It’s better to give than to receive
For most small businesses, the end of the year is the right time to thank clients for their business and colleagues for their hard work with a holiday gift. A word of advice, you can never start too early when you’re adamant about selecting the perfect gift for your customers, employees and vendors. We have a client that realized this and came to us in- no lie – July, to help him start brainstorming holiday gifts for his company’s list of clients. He had defined criteria and we had no trouble coming up with several creative suggestions but the foliage has changed and- here in November -a selection has yet to be made.
So, start early but also make yourself adhere to a deadline. This week – the first in November – is about as long as you’ll want to wait, especially if you’re customizing your gifts to give them even more marketing moxie.
I’m sure you’ve given a gift that didn’t go over so well and you’ve consoled yourself with the old bromide, “It’s the thought that counts.” If that was true we could just think a good thought for each client and be done with it. Make sure your business gift-giving is thoughtful, but also tasteful and appropriate for the receiver. Your presents reflect directly on your company’s professionalism and give the recipients – your customers – a clear idea on how well you understand them. It’s not only a good time to show customers that you value them but that you understand them as well.
Corporate gift selection, packaging and delivery has become more of an art than a task relegated to an administrative assistant but still, some basic rules can help your company determine the best client token for every occasion:
Any day can be a holiday
Smart professionals know that gift-giving isn’t limited to the holiday season. Sending small presents throughout the year is an excellent way to solidify relationships with clients and business contacts. We have a vendor who routinely bestows an excellent offering to our studio every Thanksgiving eve. It’s the only gift that we receive for that holiday and it helps them to stand out among the copious contributions at Christmastime. Bypassing year-end gift-giving and marking offbeat occasions, such as Groundhog Day or Flag Day, can help your company stand out.
No matter what your religion, opinion or stance on popular culture, it is still better to send a holiday gift rather than couch the presentation in your personal belief system. Client gift giving is not the proper venue for acquiring converts or ruffling feathers.
Nothing is written in stone but generally the value of your presents should reflect your relationship with your client or customer. Some companies – especially publicly held entities – place limits on the value of gifts employees can receive, so you’ll want to avoid being too extravagant.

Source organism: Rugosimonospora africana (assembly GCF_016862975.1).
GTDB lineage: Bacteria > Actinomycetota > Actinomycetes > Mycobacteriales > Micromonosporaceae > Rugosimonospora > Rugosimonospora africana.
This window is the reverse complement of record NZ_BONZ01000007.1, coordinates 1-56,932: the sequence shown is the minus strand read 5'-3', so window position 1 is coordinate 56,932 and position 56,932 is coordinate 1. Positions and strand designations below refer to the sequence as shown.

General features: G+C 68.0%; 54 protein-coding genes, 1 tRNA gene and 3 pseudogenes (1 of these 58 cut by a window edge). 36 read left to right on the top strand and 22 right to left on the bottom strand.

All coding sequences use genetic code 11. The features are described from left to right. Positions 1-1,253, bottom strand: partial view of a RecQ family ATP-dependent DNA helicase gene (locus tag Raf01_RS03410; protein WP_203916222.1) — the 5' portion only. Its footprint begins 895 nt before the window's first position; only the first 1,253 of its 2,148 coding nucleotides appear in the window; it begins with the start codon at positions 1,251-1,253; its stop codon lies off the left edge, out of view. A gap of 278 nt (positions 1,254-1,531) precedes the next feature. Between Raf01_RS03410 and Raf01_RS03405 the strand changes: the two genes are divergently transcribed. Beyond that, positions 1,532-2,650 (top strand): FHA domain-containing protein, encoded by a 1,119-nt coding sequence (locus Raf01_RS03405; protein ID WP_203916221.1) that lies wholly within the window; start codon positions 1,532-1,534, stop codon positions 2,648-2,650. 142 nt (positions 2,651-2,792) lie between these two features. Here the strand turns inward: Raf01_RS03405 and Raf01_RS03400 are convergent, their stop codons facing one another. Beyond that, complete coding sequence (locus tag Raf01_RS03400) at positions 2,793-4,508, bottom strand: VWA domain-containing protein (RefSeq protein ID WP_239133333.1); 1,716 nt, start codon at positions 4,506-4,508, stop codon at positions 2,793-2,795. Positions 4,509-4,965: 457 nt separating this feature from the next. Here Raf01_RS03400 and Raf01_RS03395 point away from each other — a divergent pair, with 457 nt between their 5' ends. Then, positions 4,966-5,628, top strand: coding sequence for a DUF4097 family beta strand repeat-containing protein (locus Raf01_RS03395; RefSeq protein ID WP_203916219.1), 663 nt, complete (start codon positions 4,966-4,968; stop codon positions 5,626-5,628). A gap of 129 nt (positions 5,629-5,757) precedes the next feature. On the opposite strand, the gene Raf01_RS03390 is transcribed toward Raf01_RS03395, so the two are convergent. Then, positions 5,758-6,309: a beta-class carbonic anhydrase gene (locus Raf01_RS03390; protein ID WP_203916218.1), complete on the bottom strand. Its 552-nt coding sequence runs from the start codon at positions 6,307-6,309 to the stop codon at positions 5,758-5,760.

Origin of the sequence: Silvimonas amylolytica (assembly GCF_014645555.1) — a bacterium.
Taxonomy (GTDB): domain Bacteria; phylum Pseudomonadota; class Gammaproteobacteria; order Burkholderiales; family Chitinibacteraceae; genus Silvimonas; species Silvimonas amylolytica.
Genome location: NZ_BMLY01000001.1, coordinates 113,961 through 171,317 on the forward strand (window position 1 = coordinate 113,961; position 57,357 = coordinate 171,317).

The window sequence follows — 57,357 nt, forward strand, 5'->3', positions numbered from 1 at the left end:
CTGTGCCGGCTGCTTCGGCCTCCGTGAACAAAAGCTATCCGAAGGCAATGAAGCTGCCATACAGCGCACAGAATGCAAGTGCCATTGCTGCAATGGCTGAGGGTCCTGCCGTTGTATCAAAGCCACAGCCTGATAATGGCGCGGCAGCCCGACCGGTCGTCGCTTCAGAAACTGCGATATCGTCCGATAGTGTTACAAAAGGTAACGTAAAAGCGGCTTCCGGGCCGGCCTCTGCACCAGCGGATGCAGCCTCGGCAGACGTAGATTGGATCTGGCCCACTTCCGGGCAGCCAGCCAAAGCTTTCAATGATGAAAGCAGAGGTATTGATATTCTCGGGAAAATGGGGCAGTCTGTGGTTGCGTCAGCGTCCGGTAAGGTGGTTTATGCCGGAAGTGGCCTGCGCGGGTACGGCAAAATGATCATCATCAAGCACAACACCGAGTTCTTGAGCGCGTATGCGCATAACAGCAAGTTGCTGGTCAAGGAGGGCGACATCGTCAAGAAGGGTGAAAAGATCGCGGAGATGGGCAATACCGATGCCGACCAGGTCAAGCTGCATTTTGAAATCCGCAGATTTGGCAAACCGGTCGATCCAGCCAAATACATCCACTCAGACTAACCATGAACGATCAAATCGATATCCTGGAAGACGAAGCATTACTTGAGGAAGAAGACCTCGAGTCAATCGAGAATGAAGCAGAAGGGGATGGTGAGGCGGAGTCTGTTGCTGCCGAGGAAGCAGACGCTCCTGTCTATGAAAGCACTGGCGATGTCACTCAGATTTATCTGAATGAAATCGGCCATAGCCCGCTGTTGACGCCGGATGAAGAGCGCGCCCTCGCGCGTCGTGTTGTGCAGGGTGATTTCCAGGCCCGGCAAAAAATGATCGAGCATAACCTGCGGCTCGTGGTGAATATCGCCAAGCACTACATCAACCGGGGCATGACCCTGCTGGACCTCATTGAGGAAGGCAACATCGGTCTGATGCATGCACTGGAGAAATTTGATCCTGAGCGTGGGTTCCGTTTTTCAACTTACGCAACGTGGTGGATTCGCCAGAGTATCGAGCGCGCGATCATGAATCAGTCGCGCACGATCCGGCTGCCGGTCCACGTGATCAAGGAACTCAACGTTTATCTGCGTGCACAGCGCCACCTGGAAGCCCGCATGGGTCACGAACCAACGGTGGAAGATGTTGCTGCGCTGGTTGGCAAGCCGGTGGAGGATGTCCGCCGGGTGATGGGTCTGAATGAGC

The holiday gift-giving process can become quite labor intensive if you have a long customer list and you attempt to match each individual on it to the perfect present. Sometimes we recommend selecting three different levels of gifts with three different price points and segmenting your list into three levels of customer depending upon how important they are to you and your business. Of course customers have the ability to change, grow and to become more valuable in the course of a year so don’t think in terms of what they did with you throughout the past year but what potential they may have in the future.
It’s not too late to start planning your perfect present and here are some ideas – from us to you – to get you started:
Food for thought- Give national contacts a taste of this region by sending local produce, beer or wine or a pie from your favorite regional bakery. Beware of perishables and alcohol transportation laws and select healthy foods over high-calorie treats.
Something extra- Add extra value to your customer care packages. For instance, send an assortment of regionally roasted coffee and add a book on the history of coffee or an elegant container to store it in. Even better, a brochure on the local roaster will promote your region and possibly create new business for that company.
Pay it forward- If you’re at a loss for what to get a customer, consider a donation to a charitable organization in the person’s name. Before making your donation, determine the appropriate charity by considering what’s closest to the recipient’s heart and what will benefit the region the most.
Wearable winners- Apparel and accessories can be fun and practical gifts, especially if they bear your own brand. Be careful not to present your customers with billboards doing little more than advertising your company . With some thought – you can promote your brand while making a classy fashion statement!
Functional favors- Customized gifts, like branded calendars or address books, may be something your clients look forward to every year. So if you hit on an idea that works one year, stick with it. If you’ve never tried calendars before try twelve local scenes – the covered bridges in your region, for example. Contact a local photographer for image assistance.
Remember the spirit of the season in whatever choices you make this year and you can’t go wrong!.